Hostinger is a VPS and cloud hosting provider that focuses on three key aspects: server stability, fast performance, and great customer support, all of which are available at a budget price. Both its shared hosting and VPS services are optimized for WordPress, with its powerful SSD storage capable of boosting your website speeds. Its yearly plans comes with daily/weekly backups to keep your data safe and sound at all times.
Whether you’re a website beginner or an expert, you need the right set of tools to get started. For beginners, we prioritized companies that didn’t charge exorbitant fees for WordPress or daily backups. Wordpress is one of the easiest ways to get a blog up and running without requiring you to design one from scratch. All of our finalists offered a Wordpress installation button, but we preferred hosts who didn’t upcharge for it. Website backups ensure that, if your site does go down, you’ll still be able to recover your data. If you’re running your website solo, the easiest way to ensure you’re backed up is to go through your web host.
The most advanced shared hosting option is the Prime plan. It also starts at $6.95/month. This option totally opens up the amount of resources that you can use. You get an unlimited number of sites. You get an unlimited amount of space. You have access to unmetered bandwidth. Even though you still get one domain included, you can park as many domains as you want. You also get unlimited sub-domains, unlimited email accounts, and unlimited storage. This is on top of the extras, which include privacy protection and site backups.
Next was Gate.com. I forgot the reason I signed up on them (as I was already using BlueHost at that time) but I remember clearly how terrible was the deal. They were charging around $150 a year (not a very cheap rate by 2005 market standards) but allowed only one domain and imposed strict limitation in server usage. To make things worse – Gate.com was often inaccessible due to server outages.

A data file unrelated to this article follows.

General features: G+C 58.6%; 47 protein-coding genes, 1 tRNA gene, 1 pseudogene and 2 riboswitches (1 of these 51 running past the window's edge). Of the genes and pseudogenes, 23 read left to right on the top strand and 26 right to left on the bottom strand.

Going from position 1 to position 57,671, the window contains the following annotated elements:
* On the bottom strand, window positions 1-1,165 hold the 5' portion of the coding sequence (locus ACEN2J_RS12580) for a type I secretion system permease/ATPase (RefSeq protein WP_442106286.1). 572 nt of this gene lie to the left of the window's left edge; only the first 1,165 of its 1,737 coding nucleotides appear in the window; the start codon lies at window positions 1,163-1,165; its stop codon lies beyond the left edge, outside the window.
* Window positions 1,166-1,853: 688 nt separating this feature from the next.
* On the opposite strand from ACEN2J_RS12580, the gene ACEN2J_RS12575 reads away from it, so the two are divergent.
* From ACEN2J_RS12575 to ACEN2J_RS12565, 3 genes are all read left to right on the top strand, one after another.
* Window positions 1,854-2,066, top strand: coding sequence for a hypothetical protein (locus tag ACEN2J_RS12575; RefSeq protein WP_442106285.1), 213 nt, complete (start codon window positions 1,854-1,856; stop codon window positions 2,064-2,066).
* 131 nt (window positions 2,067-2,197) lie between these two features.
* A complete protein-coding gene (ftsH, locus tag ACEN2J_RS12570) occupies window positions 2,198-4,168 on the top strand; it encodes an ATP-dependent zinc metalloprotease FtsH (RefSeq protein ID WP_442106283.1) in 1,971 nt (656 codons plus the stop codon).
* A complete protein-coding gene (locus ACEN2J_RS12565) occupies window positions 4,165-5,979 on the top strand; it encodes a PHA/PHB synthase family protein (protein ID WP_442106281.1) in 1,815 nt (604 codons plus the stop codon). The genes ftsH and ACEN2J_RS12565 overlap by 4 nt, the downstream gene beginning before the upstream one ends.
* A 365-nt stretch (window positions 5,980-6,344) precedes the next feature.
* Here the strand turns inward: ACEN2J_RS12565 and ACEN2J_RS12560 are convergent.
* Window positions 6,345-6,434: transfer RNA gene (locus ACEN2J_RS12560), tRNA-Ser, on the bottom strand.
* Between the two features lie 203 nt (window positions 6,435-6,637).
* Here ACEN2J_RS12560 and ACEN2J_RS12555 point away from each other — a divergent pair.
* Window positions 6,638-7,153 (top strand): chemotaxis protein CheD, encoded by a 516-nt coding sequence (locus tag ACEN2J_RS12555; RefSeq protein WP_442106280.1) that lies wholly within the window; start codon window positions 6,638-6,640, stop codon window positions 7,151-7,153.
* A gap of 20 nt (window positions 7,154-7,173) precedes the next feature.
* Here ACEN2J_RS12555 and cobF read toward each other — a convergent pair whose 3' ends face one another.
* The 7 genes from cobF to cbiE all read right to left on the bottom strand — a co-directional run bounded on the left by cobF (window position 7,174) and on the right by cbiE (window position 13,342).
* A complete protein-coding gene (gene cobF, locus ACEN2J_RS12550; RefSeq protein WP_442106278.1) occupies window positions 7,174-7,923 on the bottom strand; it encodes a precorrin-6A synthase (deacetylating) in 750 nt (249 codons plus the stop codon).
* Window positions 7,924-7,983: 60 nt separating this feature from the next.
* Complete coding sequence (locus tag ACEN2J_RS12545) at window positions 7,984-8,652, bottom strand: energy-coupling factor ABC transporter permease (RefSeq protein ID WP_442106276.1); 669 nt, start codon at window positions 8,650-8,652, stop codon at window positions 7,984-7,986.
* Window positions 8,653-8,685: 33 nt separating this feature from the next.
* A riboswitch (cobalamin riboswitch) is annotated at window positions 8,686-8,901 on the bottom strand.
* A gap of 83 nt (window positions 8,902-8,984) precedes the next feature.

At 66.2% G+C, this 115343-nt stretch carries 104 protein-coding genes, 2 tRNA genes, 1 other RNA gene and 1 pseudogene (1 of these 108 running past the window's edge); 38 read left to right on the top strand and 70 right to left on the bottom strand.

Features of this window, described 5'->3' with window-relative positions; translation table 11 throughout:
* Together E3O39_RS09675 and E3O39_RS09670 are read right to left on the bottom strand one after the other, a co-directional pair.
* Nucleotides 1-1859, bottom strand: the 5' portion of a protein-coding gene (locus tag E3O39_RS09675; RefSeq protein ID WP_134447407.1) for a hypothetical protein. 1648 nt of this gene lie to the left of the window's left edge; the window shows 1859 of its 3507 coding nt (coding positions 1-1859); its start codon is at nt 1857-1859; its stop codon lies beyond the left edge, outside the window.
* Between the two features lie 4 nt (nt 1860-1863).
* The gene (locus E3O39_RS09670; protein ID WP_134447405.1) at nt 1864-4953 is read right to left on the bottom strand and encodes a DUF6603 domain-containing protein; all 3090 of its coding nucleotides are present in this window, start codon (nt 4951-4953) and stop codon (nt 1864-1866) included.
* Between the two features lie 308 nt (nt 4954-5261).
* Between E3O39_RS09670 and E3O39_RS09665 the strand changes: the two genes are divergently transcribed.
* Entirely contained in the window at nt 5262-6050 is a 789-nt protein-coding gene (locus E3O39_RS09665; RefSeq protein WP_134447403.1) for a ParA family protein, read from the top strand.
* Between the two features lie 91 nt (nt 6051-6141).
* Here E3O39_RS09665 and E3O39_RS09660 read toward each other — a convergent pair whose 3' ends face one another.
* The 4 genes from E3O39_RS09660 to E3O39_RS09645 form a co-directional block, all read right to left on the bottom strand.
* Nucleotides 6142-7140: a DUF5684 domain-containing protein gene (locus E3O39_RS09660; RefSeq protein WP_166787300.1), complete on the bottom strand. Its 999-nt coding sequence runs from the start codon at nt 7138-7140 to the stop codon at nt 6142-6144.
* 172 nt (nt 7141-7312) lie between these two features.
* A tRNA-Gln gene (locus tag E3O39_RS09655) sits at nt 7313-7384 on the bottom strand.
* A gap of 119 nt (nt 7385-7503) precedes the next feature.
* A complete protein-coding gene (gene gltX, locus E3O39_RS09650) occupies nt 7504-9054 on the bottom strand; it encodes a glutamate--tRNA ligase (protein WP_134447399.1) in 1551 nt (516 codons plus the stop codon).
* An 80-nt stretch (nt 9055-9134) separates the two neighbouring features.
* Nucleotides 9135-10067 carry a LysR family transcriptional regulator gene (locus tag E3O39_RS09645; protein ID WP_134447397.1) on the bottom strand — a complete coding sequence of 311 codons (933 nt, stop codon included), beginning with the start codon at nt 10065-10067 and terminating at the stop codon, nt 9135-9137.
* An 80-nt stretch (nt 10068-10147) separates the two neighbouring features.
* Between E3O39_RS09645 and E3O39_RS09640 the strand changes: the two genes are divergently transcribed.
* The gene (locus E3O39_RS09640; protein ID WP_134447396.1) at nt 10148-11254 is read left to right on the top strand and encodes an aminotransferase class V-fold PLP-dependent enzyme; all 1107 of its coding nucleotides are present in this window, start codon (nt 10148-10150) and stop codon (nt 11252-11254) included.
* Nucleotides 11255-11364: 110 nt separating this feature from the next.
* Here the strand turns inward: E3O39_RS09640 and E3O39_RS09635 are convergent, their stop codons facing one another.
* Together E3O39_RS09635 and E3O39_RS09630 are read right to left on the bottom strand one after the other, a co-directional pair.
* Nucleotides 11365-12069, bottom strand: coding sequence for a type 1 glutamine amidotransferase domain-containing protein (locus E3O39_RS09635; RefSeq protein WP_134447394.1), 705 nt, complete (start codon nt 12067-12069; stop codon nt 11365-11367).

A domain must be unique (for example there can only be one single Yahoo.com) and must be registered with a domain registrar (ie. NameCheap); while for sub domains, users can freely add it on top of the existing domain as long as their web host provide the service. Some would say sub-domains are the ‘third level’ domains in the sense that they are simply “sub folders” under the domain root directory, normally used to organize your website content in different languages or different categories.
You also want a web host with 24/7 customer support—if not by phone, then at least by chat. Forums, knowledge bases, and help tickets are all well and good, but sometimes you just need to communicate with another human to get things ironed out as quickly as possible. That said, not all 24/7 customer support teams are equal. Companies like GoDaddy and Liquid Web boast incredibly knowledgeable and helpful customer support squads—a fact that we confirmed in our in-depth reviews of those web hosting services.
If you're not sure of the type of hosting your business needs, you might want to start small, with shared Web hosting. You can always graduate to a more robust, feature-rich package of, say, VPS hosting or even dedicated hosting in the future. Unfortunately, some hosts don't offer all hosting types. Consider how much you expect to grow your website, and how soon, before you commit to anything longer than a one-year plan. It's worth spending the time up front to make sure that the host you select with is able to provide the growth you envision for your site, as switching web hosting providers midstream is not a trivial undertaking.